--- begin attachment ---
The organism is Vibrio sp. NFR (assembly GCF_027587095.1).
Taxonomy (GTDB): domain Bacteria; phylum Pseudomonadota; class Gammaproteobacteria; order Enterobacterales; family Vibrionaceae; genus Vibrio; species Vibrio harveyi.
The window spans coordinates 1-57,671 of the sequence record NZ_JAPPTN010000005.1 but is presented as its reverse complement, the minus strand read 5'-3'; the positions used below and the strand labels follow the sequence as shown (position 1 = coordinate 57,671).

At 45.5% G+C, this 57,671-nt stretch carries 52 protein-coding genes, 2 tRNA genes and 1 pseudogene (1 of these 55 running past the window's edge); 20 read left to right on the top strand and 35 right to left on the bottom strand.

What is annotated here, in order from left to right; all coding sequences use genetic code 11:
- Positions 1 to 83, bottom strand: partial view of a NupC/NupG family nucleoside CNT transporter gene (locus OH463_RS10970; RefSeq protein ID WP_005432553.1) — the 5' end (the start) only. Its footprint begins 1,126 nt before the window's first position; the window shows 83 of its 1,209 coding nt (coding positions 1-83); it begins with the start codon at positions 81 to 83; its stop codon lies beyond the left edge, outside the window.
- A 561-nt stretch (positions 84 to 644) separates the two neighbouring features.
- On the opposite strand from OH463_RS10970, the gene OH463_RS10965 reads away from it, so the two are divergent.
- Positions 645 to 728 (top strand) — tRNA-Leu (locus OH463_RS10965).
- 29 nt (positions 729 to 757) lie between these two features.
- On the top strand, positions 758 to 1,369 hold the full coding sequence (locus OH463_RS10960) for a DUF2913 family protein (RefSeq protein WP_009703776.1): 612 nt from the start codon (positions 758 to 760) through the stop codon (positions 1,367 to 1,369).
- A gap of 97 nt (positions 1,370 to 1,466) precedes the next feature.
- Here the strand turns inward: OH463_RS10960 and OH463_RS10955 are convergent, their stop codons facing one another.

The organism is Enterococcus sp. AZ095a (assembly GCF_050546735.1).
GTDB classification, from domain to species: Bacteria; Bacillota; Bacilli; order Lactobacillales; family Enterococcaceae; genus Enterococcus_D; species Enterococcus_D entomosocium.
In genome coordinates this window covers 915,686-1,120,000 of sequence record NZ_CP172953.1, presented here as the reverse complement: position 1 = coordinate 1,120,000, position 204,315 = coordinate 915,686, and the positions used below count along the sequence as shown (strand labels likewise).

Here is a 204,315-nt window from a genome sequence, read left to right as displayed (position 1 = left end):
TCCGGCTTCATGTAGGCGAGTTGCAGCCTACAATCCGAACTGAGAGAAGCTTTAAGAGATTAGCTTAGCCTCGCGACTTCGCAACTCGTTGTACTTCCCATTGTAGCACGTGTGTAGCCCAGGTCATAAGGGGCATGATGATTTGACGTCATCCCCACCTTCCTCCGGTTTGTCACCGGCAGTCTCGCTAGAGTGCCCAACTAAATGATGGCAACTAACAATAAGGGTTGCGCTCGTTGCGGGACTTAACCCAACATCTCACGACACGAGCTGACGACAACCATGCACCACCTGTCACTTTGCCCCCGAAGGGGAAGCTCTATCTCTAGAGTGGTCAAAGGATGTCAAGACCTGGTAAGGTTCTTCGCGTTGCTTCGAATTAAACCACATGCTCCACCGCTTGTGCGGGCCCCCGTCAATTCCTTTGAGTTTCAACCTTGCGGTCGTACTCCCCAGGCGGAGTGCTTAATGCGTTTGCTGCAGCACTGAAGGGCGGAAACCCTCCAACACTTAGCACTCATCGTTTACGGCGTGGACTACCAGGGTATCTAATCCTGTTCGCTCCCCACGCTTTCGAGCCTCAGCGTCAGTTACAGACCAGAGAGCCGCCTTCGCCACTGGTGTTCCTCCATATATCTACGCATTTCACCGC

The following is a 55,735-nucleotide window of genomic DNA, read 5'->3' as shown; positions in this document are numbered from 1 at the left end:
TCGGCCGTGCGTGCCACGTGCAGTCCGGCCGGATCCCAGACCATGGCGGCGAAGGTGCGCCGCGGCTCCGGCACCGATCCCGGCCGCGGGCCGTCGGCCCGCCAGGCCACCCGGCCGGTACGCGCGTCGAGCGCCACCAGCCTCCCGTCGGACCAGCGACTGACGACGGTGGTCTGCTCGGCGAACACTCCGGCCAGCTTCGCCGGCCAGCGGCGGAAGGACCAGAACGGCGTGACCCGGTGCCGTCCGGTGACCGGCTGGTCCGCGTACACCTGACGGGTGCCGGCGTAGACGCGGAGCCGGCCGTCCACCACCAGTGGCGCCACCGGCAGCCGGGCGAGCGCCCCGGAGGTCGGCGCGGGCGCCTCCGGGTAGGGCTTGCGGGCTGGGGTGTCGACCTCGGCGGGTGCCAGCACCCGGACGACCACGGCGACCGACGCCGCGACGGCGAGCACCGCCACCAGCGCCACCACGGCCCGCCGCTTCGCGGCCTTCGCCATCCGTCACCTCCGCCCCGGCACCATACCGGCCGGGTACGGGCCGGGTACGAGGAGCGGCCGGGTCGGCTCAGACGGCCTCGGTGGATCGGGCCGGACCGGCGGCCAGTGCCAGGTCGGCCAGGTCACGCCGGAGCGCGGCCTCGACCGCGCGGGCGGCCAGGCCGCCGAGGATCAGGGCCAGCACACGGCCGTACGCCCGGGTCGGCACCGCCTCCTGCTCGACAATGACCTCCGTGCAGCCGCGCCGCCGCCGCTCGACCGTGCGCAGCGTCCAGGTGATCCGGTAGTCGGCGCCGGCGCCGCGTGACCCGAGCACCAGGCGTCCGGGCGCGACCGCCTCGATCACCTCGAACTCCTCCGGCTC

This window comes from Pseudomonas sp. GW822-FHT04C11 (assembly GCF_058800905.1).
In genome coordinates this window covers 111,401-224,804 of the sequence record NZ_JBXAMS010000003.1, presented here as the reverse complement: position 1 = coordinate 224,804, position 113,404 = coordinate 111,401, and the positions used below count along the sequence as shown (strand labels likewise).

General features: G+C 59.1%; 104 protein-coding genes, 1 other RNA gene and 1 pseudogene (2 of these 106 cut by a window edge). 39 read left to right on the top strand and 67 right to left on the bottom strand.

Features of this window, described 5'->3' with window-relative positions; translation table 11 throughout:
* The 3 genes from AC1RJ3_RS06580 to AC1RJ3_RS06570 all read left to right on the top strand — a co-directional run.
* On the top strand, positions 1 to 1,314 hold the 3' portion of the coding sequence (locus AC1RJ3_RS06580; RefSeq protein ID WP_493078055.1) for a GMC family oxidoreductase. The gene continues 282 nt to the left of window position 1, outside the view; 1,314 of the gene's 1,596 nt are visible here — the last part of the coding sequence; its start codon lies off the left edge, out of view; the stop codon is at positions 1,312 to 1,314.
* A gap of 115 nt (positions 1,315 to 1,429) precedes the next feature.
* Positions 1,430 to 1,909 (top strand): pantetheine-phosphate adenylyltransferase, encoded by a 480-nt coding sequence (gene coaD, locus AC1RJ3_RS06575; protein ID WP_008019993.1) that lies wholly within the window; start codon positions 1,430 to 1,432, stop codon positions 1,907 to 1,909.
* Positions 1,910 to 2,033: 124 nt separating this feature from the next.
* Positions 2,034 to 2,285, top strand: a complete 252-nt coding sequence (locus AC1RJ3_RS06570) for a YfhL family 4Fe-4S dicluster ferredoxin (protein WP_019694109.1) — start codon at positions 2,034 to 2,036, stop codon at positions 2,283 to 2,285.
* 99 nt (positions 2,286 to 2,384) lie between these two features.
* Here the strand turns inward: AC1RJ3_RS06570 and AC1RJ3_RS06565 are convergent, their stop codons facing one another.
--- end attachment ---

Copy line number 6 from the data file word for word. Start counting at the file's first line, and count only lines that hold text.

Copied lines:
- Positions 1 to 83, bottom strand: partial view of a NupC/NupG family nucleoside CNT transporter gene (locus OH463_RS10970; RefSeq protein ID WP_005432553.1) — the 5' end (the start) only. Its footprint begins 1,126 nt before the window's first position; the window shows 83 of its 1,209 coding nt (coding positions 1-83); it begins with the start codon at positions 81 to 83; its stop codon lies beyond the left edge, outside the window.